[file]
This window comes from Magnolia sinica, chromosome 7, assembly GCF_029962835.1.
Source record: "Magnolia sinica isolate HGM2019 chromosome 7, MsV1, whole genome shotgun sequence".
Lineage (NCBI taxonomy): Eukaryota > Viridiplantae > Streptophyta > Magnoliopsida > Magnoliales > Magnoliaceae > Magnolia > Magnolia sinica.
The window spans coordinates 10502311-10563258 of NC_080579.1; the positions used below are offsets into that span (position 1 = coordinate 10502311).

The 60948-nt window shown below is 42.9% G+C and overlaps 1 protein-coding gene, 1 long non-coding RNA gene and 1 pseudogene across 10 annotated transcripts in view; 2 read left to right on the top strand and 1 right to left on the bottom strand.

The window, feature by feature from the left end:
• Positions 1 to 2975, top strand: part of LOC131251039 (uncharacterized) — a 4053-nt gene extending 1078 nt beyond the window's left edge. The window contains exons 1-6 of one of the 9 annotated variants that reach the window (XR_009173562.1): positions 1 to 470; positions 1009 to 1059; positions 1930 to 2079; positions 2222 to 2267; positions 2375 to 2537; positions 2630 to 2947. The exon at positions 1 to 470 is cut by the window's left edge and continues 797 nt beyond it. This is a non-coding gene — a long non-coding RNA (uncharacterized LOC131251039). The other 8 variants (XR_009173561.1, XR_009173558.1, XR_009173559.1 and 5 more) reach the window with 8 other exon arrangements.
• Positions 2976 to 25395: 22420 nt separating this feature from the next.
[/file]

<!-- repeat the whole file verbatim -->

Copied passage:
This window comes from Magnolia sinica, chromosome 7, assembly GCF_029962835.1.
Source record: "Magnolia sinica isolate HGM2019 chromosome 7, MsV1, whole genome shotgun sequence".
Lineage (NCBI taxonomy): Eukaryota > Viridiplantae > Streptophyta > Magnoliopsida > Magnoliales > Magnoliaceae > Magnolia > Magnolia sinica.
The window spans coordinates 10502311-10563258 of NC_080579.1; the positions used below are offsets into that span (position 1 = coordinate 10502311).

The 60948-nt window shown below is 42.9% G+C and overlaps 1 protein-coding gene, 1 long non-coding RNA gene and 1 pseudogene across 10 annotated transcripts in view; 2 read left to right on the top strand and 1 right to left on the bottom strand.

The window, feature by feature from the left end:
• Positions 1 to 2975, top strand: part of LOC131251039 (uncharacterized) — a 4053-nt gene extending 1078 nt beyond the window's left edge. The window contains exons 1-6 of one of the 9 annotated variants that reach the window (XR_009173562.1): positions 1 to 470; positions 1009 to 1059; positions 1930 to 2079; positions 2222 to 2267; positions 2375 to 2537; positions 2630 to 2947. The exon at positions 1 to 470 is cut by the window's left edge and continues 797 nt beyond it. This is a non-coding gene — a long non-coding RNA (uncharacterized LOC131251039). The other 8 variants (XR_009173561.1, XR_009173558.1, XR_009173559.1 and 5 more) reach the window with 8 other exon arrangements.
• Positions 2976 to 25395: 22420 nt separating this feature from the next.